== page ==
September 01, 2010

Landscapes of the Surreal

Alexandra Szydlowska on an exhibition of paintings by Paul Nash, earlier this year.

I have seen the most frightful nightmare of a country ... It is unspeakable ... I am no longer an artist interested and curious, I am a messenger...- Paul Nash (1889-1946) writing to his wife from the Western Front, 16 November 1917

25 May 1917 was a turning point in Paul Nash’s life which saw the reluctant second lieutenant return irrevocably back to his original calling. While serving in the trenches at the Ypres Salient, the 27-year old junior officer tripped and fell in the middle of the night, breaking a rib and guaranteeing safe passage back home. Six months later he was back at the Front, this time as an official war artist for Britain’s War Propaganda Bureau. His sketches of the war-torn landscapes of Zillebeche and Vimy culminated in his first ever set of oil paintings, among them the iconic We Are Making a New World.

We are making a new world

As a modest studio artist before the war, Nash had been limited in scope and vision, imitating the Pre-Raphaelites and traditional British landscape painters. As a war artist, however, he was forceful and indignant, his paintings suffused with a technical mastery which seemed to thrive in balancing rage with melancholic ruin. A letter to his wife in 1917 reveals the sense of artistic purpose which trench-life renewed in Nash: “I am no longer an artist interested and curious. I am a messenger who will bring back word from the men who are fighting to those who want the war to go on forever. Feeble, inarticulate will be my message, but it will have a bitter truth and may it burn their lousy souls.”

By the mid-1930s Nash had begun to branch out into modes of avant-garde and modernist art. In 1936 he became one of Britain’s earliest champions of surrealism, pioneering the form as a member of the British Surrealist Group, whose first exhibition opened in Paris in 1936 and included artists such as David Gascoyne and Roland Penrose.

Landscape from a dream

Landscape from a Dream remains one of Nash’s most notable works from that period. Set on the coastal line of Dorset, Landscape from a Dream blends a rich history of British landscape painting with elements of surrealism, the two styles streamlined to present an allegory to be interpreted along the lines of William Blake’s poetry. As with many of Nash’s surrealist-style paintings, a portal is opened into the unconscious world which reflects ordinary life back to the viewer, albeit in a skewed way. In the case of Landscape from a Dream, the material world is reflected in the predatory bird which perceives freedom within the red skies framed before it but cannot pass through to that vision.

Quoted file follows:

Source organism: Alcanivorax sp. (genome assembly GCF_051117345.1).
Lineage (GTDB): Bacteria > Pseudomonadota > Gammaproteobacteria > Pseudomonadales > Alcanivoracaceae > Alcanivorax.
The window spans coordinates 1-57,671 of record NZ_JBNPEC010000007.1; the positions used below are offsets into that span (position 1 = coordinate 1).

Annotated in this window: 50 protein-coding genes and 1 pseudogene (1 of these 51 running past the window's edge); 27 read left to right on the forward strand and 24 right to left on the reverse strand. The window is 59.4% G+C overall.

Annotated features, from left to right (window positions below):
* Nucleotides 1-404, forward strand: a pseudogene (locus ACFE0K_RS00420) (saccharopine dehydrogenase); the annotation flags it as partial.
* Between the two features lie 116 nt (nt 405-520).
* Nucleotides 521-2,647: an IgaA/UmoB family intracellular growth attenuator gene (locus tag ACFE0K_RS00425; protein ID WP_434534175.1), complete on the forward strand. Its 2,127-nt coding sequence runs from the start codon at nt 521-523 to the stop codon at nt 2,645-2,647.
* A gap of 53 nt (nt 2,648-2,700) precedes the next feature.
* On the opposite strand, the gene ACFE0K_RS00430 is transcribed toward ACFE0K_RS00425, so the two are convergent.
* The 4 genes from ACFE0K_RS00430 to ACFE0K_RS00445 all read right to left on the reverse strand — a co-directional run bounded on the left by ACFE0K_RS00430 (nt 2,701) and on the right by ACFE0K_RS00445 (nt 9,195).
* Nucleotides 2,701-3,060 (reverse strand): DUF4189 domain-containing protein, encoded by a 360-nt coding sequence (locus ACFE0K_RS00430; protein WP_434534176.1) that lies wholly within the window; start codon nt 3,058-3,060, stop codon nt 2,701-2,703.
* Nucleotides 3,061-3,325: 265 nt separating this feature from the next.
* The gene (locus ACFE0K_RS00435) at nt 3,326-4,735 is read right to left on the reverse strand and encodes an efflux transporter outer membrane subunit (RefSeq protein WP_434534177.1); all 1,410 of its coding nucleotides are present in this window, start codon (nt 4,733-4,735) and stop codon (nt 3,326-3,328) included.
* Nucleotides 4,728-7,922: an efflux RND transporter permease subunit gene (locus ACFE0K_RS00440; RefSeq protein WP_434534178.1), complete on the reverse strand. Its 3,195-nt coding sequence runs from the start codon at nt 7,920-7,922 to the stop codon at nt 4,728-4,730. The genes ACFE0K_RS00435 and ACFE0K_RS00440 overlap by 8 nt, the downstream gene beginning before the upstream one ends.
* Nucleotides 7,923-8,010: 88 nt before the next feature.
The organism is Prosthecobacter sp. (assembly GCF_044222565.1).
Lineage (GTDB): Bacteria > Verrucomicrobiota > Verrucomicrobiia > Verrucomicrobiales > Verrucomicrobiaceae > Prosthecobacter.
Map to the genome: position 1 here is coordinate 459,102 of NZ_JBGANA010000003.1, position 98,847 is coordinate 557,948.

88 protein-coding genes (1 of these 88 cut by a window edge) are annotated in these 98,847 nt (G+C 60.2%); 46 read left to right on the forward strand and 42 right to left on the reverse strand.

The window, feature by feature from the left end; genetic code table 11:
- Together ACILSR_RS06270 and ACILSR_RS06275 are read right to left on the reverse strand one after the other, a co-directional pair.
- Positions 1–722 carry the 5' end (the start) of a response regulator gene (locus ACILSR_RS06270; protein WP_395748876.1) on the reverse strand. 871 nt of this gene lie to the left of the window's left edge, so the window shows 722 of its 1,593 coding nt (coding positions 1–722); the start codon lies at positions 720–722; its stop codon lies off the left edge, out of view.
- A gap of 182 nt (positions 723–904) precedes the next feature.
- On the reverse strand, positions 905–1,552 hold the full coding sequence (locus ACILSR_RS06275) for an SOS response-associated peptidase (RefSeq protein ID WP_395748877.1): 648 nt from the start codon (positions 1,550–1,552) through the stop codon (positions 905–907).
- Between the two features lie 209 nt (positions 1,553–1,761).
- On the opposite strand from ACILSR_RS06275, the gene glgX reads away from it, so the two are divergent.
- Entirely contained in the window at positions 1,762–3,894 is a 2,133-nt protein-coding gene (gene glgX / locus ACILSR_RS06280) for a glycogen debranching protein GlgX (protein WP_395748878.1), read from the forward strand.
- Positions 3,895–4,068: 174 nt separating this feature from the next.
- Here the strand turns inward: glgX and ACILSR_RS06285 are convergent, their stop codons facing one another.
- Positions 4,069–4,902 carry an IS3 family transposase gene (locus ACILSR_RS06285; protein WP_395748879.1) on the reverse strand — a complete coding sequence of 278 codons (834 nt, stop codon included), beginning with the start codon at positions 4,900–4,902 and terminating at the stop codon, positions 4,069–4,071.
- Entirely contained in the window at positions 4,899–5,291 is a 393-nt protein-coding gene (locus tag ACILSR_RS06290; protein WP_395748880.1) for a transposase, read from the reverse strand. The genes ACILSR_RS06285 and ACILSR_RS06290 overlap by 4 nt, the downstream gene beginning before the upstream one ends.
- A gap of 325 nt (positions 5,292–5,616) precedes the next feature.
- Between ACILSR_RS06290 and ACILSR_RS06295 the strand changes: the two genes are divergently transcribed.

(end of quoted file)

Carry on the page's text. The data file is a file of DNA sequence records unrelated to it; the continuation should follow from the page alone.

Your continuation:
The exhibition earlier this year at the Dulwich Picture Gallery in London attempted to present Paul Nash’s work in context by showcasing his works according to the theme of ‘elements’ – be they in conflict, harmony or refuge. While many would argue that Nash’s work resists such categorical thinking, the exhibition did show the creative process by which Nash framed objects of personal relevance against a surrealist backdrop. He was captivated by the familiar and overlooked features of everyday life: a particular tree in the back garden, perhaps, or a pattern of cumulus cloud in the sky. He then inserted these domestic elements into strange and uncanny landscapes where they gained what Nash described as a relationship of ‘equivalence’ within their surroundings, with each element playing a crucial part in what can best be described as an enigmatic visual drama.

Event on the Downs

One example of this method is in Event on the Downs, which depicts the view from Nash’s Dorset farmhouse. In this painting three of the artist’s common motifs – a tree stump, tennis ball and a cloud – hang suspended against a placid English landscape of rolling hills and chalky cliffs, displayed in strange proportions and hiding a seemingly obscure narrative taking place far from the 'real' setting.

Yet on closer scrutiny the three objects are in fact closely related, with the corresponding shapes of the cloud and stump echoing the yin-yang symbol half contained within the tennis ball. Only after the viewer has exhausted themselves in unlocking the various clues left behind by the artist, does the painting suggest that heaven and earth are balanced in harmony – and this, at least for Nash, seems to be the point of surrealism. After war has reduced landscape art to stark images of bloody skies and burn out trees, surrealism with its subtlety of form and mysterious symbols remains an obvious form of revolt.

Paul Nash: The Elements showed at the Dulwich Picture Gallery in London in Feb-May this year.

Further reading

Dulwich Picture Gallery

Tate Collection

Elisabeth Bletsoe, Landscape from a Dream

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